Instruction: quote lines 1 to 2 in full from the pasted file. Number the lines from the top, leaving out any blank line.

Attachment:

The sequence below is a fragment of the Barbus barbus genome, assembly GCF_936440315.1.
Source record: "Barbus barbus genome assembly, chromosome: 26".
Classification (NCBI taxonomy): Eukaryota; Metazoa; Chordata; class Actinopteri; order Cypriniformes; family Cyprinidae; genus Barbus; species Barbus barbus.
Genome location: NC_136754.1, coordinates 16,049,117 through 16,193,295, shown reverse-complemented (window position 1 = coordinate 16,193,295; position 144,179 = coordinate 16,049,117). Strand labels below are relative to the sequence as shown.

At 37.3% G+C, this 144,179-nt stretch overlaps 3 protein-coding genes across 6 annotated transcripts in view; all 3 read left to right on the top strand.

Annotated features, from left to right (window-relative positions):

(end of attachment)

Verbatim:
The sequence below is a fragment of the Barbus barbus genome, assembly GCF_936440315.1.
Source record: "Barbus barbus genome assembly, chromosome: 26".